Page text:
Furthermore, it is desirable that all of the containers be subjected to essentially the same treatment in the oven, in order that the foaming action be uniform from one container to another. However, the heating chamber of a typical oven does not provide uniform conditions throughout. That is, in one region of the heating chamber the temperature and/or air current may be different from that of another region. If the containers are being fed through the oven along separate paths (e.g., containers seated on respective opposite sides of the conveyor belt will travel along paths that are laterally spaced from one another), the foaming action may not occur uniformly from one container to another. In an attempt to alleviate that problem, multi-zone ovens have been designed which establish zones of mutually different treatment characteristics, e.g., the temperature, direction of heat flow, and/or direction of air current may intentionally be varied from one zone to another, in an effort to make the overall treatment more uniform among the containers. However, such multi-zone ovens may not adequately achieve that goal and may be more expensive and/or difficult to construct.
In some instances, it may also be desirable to selectively foam only certain areas of the laminated container, such as the area adjacent the upper rim and the middle sidewalls where a user would grip the container, or to provide selected patterns of foamed areas. When conveying the containers through an oven, however, selectively heating only certain areas of the containers is not easily achieved.
- SUMMARY OF THE INVENTION
Accordingly, there exists a need for a system for foaming thermoplastic polymeric film areas on containers that alleviates the problems associated with containers that become displaced, provides uniform heating and thus uniform foaming, and which allows selective heating of only certain areas. There is also a need for a method of making a web of heat-insulative foamed material so as to avoid the disadvantages associated with variations in oven temperatures, and which may be formed from a paper sheet material which does not require lamination on both surfaces thereof so as to avoid the additional manufacturing complexities and costs associated therewith.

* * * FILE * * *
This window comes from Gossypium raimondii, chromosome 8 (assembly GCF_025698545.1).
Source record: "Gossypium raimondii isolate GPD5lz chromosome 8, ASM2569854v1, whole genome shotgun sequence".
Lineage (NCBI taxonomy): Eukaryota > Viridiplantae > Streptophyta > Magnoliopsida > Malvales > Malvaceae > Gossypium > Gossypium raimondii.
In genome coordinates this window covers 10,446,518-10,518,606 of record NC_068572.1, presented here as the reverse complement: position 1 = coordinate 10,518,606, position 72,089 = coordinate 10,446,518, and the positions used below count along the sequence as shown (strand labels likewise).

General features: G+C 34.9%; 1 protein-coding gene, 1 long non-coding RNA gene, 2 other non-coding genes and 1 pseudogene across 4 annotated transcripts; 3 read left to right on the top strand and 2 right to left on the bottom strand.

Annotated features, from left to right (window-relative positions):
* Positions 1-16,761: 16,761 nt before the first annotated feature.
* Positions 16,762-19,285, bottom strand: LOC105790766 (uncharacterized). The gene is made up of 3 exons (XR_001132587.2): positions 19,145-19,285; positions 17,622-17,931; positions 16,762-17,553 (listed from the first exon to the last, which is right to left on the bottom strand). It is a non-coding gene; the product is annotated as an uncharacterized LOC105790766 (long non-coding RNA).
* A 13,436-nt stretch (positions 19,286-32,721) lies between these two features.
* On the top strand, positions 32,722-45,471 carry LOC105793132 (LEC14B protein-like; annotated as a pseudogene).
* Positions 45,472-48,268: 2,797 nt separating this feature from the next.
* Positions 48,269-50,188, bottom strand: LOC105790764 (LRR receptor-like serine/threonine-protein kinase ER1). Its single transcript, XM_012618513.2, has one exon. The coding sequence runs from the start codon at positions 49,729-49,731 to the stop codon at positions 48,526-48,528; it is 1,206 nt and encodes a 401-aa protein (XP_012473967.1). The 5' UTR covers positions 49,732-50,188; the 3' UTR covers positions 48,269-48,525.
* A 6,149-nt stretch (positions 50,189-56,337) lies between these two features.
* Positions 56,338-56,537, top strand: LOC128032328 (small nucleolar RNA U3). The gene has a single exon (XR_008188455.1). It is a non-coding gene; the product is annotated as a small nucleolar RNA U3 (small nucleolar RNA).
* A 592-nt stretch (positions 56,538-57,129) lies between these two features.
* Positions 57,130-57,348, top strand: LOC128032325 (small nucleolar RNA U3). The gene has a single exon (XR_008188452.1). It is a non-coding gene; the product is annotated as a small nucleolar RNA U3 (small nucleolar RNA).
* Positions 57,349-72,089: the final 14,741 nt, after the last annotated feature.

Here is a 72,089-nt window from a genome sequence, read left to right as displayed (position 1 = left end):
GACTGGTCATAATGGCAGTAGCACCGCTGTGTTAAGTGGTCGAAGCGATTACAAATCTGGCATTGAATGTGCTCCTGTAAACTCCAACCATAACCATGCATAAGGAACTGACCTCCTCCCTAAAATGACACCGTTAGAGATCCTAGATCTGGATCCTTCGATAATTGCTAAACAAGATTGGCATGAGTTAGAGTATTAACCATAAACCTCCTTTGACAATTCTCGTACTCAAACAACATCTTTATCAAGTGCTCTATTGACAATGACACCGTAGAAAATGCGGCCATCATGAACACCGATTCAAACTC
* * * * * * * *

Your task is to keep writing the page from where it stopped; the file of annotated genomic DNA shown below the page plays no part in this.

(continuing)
The present invention relates to a method and apparatus for producing heat-insulating composite paper containers. The method involves providing fabricated containers, preferably each having a side body and a bottom panel. At least a portion of each container is formed of paper and is provided on at least one surface with a foamable thermoplastic polymeric film which defines a foamable area of the container. The fabricated containers are placed in contact with a heatable mandrel which heats the fabricated containers at a predetermined temperature and time period sufficient to cause the foamable material to foam under the action of moisture released from the paper. While disposed in direct contact with the heating mandrel, each of the fabricated containers is preferably supported in a manner preventing the fabricated container from making contact with the foamable area of any other fabricated container. The heating mandrel is not subject to the differences in air current temperatures that may be present in other modes of heating, such as in an oven, and thereby provides uniform heating and thus uniform foaming of the selected areas of the container.